Banh Mi Xiu Mai (Vietnamese Baguette with Meatball Soup)
Banh mi is typically a crispy baguette with a variety of fillings. When you’re in Da Lat, it’s actually a bowl of meatballs that’s served with bread on the side. These flavourful meatballs are made with minced mushroom, onion, garlic, ground pork, and local spices, before being cooked in a hearty tomato-based broth. Priced between 10,000 and 20,000, we highly recommend enjoying banh mi xiu mai in the morning as it’s a light yet warming way to start the day.
Banh Canh (Noodle Soup)
Banh canh is a hearty noodle soup made with simmered pork meat and bones. Well-loved for its warming properties, this dish typically comes with a generous amount of thick tapioca rice noodles, green onions, cilantro, and pork slices. You can also enjoy it with quail eggs, fried spring rolls, fish cakes, or fish ball, if you’re not a fan of pork. Most local restaurants in Da Lat serve banh canh for about VND 15,000 per bowl. As with most dishes in Vietnam, a platter of fresh greens is served on the side.
Bun Bo (Beef Rice Noodle Soup)
Bun bo or beef rice noodle soup originates from Hue, but travellers can find this dish in many Da Lat restaurants. Located along Ly Thuong Kiet Street, local eatery Quan Bun Bo Hue serves the best bun bo in Da Lat. Spicier than pho, this dish consists of rice vermicelli, sprouts, banana buds, beef slices, red pepper flakes, and lemongrass. A small bowl costs VND 35,000 but we highly recommend paying an extra VND 10,000 to get a more substantial amount of beef in your dish.
Banh Uot Long Ga (Wet Rice Cake With Boiled Chicken)
The English translation for banh uot long ga may sound unappetising, but it’s widely regarded as Da Lat’s most popular street food. Priced at VND 20,000 upwards, you get a plate of chewy rice cakes topped with boiled chicken meat and innards, as well as bean sprouts and fresh basil. Some road stalls in Da Lat also offer banh uot with Vietnamese pork roll and nem chua (fermented pork sausage). Make sure to add some fish dipping sauce and chilli flakes for added flavour.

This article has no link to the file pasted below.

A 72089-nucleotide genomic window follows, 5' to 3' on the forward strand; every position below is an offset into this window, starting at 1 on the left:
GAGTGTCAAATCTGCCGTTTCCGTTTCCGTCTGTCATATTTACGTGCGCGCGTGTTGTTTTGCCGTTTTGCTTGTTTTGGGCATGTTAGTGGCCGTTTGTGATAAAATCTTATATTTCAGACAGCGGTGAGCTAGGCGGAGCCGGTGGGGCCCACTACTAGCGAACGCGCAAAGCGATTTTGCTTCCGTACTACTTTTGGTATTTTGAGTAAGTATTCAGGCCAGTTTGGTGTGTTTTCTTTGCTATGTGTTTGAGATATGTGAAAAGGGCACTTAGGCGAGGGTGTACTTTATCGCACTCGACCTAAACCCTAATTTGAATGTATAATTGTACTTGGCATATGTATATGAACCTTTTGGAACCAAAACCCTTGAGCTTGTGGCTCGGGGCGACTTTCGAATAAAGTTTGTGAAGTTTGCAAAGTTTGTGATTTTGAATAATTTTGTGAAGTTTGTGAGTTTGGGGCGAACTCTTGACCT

Banh Trang Kep (Grilled Rice Paper With Egg)
Banh trang kep is known as Vietnamese pizza, and comprises of grilled rice paper with a variety of toppings and sauces. When you’re exploring Da Lat Night Market, look out for local vendors grilling this tasty snack on miniature charcoal stoves. Priced between VND 10,000 and VND 25,000, toppings include eggs, spring onions, dried shrimp, cheese, pate, dried beef, sweet sauce, and mayonnaise.
Nem Nuong (Fermented Pork Roll)
Nem nuong is fermented pork roll that’s served with dipping sauce, pickled green papaya, and raw herbs. It’s typically grilled over a charcoal stove, resulting in a smoky flavour. Enjoy it like the locals by wrapping all of the ingredients into a piece of rice paper before dipping it into the sauce, which is made with fish sauce, ground liver, prawn, pork, and peanuts. A generous platter of nem nuong costs about VND 40,000 at a sit-down restaurant in Da Lat.
Kem Dau Tay (Strawberry Ice Cream)
Strawberry ice cream is a must-try in Da Lat, even if you’re visiting during the cold months. Thanks to its cool climate, the hills around the town are teeming with lush strawberry farms, so it’s no surprise to see fresh strawberries served on cakes, waffles, smoothies, and ice cream. You can find the best patisseries, cafés, and dessert shops in Da Lat City Centre, especially along Nguyen Chi Thanh Street.
Xap Xap (Dried Beef Salad)
Xap xap consists of sliced beef jerky, green papaya, peanuts, and mint leaves, with a healthy drizzle of fish sauce. This light salad is a variation of goi kho bo, which is commonly found in Ho Chi Minh City. In Da Lat, xap xap is topped with seasoned pork or beef innards, but you can easily ask the cook to omit these if you’re not a fan. The best place to enjoy this dish is Xuan Huong Lake, where you can find dozens of roadside stalls by the lakefront.
Oc Buou Nhoi Thit (Vietnamese Escargot)
Oc buou nhoi thit is thought to be influenced by the French, as it’s made with freshwater snails. This unique dish is prepared by removing the snail’s meat from its shell and mixing it with ground pork, garlic, and lemongrass. The mixture and a lemongrass stalk are then stuffed into the shells and steamed for a few minutes. It’s also served with a side of fermented fish sauce for dipping.
Soybean milk is Da Lat’s most popular drink, and can be enjoyed all year round. You can see locals and travellers sipping hot soybean milk in the evening, especially while strolling through Da Lat Night Market. We also love pairing it with chao quay (deep-fried breadsticks) or croissants for a filling breakfast.